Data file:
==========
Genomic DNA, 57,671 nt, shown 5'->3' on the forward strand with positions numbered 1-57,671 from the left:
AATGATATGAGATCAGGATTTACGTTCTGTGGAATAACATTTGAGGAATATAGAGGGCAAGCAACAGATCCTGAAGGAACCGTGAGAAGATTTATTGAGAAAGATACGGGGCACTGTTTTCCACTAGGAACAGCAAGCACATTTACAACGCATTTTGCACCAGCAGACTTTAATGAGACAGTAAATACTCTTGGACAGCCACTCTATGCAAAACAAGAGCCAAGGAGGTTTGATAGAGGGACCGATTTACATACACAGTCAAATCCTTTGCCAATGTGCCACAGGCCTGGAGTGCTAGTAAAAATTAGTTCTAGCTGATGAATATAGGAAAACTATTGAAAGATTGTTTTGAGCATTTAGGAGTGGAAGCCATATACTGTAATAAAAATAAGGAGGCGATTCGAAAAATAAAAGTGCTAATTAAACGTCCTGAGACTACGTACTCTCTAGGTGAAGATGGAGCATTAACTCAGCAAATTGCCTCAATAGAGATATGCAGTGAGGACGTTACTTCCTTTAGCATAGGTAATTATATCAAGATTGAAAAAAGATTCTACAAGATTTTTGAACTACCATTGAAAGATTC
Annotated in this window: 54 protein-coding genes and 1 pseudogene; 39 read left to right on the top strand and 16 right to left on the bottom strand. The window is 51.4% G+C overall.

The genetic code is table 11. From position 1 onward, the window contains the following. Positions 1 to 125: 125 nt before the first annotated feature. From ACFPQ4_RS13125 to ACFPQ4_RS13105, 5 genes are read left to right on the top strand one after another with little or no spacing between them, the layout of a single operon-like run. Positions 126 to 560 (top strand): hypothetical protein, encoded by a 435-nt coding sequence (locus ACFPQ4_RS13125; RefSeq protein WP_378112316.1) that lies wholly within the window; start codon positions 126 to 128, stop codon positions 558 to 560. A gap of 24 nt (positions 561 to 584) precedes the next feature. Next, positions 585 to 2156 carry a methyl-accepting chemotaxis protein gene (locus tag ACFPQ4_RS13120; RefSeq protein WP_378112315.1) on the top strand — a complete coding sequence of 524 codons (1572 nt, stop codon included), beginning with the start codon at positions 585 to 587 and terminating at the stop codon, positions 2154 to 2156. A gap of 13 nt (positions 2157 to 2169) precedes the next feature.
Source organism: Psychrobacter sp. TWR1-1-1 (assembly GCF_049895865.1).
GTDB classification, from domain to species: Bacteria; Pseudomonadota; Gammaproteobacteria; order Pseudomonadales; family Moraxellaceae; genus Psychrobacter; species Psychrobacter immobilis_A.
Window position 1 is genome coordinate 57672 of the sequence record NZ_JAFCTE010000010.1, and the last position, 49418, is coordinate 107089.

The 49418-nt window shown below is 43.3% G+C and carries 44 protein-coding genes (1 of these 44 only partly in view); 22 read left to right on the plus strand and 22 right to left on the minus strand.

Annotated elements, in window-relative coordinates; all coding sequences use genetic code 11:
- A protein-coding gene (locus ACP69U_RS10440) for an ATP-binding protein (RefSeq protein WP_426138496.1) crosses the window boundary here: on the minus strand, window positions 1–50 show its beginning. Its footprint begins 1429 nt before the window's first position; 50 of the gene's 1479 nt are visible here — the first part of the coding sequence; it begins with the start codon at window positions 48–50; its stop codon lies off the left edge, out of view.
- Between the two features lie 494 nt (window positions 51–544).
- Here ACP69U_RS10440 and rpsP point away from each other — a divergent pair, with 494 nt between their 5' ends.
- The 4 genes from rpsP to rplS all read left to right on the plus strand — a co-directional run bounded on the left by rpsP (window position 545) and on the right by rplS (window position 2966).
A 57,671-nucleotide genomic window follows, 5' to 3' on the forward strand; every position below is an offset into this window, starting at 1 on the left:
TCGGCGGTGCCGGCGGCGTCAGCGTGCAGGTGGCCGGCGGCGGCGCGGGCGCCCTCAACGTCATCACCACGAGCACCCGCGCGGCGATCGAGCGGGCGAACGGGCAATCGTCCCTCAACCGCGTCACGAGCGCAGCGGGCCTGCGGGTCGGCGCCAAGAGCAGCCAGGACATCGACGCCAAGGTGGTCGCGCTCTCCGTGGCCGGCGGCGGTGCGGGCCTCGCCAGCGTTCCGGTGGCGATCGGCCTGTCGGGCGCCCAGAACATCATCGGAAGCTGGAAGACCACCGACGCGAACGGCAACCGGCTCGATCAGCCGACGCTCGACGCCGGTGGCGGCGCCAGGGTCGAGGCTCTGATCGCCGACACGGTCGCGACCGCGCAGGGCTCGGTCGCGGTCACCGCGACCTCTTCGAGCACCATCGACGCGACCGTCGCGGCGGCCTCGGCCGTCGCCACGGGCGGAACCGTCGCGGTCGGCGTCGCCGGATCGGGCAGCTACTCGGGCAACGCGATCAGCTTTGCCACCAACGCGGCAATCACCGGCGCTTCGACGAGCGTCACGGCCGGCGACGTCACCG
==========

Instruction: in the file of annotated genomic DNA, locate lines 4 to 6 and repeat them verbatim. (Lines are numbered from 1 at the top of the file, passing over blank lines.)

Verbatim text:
The genetic code is table 11. From position 1 onward, the window contains the following. Positions 1 to 125: 125 nt before the first annotated feature. From ACFPQ4_RS13125 to ACFPQ4_RS13105, 5 genes are read left to right on the top strand one after another with little or no spacing between them, the layout of a single operon-like run. Positions 126 to 560 (top strand): hypothetical protein, encoded by a 435-nt coding sequence (locus ACFPQ4_RS13125; RefSeq protein WP_378112316.1) that lies wholly within the window; start codon positions 126 to 128, stop codon positions 558 to 560. A gap of 24 nt (positions 561 to 584) precedes the next feature. Next, positions 585 to 2156 carry a methyl-accepting chemotaxis protein gene (locus tag ACFPQ4_RS13120; RefSeq protein WP_378112315.1) on the top strand — a complete coding sequence of 524 codons (1572 nt, stop codon included), beginning with the start codon at positions 585 to 587 and terminating at the stop codon, positions 2154 to 2156. A gap of 13 nt (positions 2157 to 2169) precedes the next feature.
Source organism: Psychrobacter sp. TWR1-1-1 (assembly GCF_049895865.1).
GTDB classification, from domain to species: Bacteria; Pseudomonadota; Gammaproteobacteria; order Pseudomonadales; family Moraxellaceae; genus Psychrobacter; species Psychrobacter immobilis_A.